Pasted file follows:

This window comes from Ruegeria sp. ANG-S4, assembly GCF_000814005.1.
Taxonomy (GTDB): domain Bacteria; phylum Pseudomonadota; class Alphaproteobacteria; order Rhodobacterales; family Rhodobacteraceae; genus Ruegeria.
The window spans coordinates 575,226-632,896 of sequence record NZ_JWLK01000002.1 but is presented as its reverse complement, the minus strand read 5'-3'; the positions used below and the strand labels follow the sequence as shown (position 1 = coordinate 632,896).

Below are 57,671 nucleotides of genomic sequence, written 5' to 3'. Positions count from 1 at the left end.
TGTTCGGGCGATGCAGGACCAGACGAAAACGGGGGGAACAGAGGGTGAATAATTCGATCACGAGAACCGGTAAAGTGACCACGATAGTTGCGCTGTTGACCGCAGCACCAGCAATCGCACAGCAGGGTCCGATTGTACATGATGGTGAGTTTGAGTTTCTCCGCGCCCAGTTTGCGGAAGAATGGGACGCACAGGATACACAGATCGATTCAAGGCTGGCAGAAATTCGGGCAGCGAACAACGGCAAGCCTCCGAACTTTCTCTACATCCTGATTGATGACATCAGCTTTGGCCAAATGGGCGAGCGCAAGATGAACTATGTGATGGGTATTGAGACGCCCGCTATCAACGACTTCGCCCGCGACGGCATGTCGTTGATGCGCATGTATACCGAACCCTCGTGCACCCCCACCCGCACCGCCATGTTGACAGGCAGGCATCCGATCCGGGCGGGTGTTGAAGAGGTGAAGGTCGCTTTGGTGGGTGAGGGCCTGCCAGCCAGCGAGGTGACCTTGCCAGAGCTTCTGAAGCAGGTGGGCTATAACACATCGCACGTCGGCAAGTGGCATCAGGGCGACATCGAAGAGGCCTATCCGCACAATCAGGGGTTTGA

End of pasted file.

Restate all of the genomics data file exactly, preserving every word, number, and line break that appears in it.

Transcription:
This window comes from Ruegeria sp. ANG-S4, assembly GCF_000814005.1.
Taxonomy (GTDB): domain Bacteria; phylum Pseudomonadota; class Alphaproteobacteria; order Rhodobacterales; family Rhodobacteraceae; genus Ruegeria.
The window spans coordinates 575,226-632,896 of sequence record NZ_JWLK01000002.1 but is presented as its reverse complement, the minus strand read 5'-3'; the positions used below and the strand labels follow the sequence as shown (position 1 = coordinate 632,896).

Below are 57,671 nucleotides of genomic sequence, written 5' to 3'. Positions count from 1 at the left end.
TGTTCGGGCGATGCAGGACCAGACGAAAACGGGGGGAACAGAGGGTGAATAATTCGATCACGAGAACCGGTAAAGTGACCACGATAGTTGCGCTGTTGACCGCAGCACCAGCAATCGCACAGCAGGGTCCGATTGTACATGATGGTGAGTTTGAGTTTCTCCGCGCCCAGTTTGCGGAAGAATGGGACGCACAGGATACACAGATCGATTCAAGGCTGGCAGAAATTCGGGCAGCGAACAACGGCAAGCCTCCGAACTTTCTCTACATCCTGATTGATGACATCAGCTTTGGCCAAATGGGCGAGCGCAAGATGAACTATGTGATGGGTATTGAGACGCCCGCTATCAACGACTTCGCCCGCGACGGCATGTCGTTGATGCGCATGTATACCGAACCCTCGTGCACCCCCACCCGCACCGCCATGTTGACAGGCAGGCATCCGATCCGGGCGGGTGTTGAAGAGGTGAAGGTCGCTTTGGTGGGTGAGGGCCTGCCAGCCAGCGAGGTGACCTTGCCAGAGCTTCTGAAGCAGGTGGGCTATAACACATCGCACGTCGGCAAGTGGCATCAGGGCGACATCGAAGAGGCCTATCCGCACAATCAGGGGTTTGA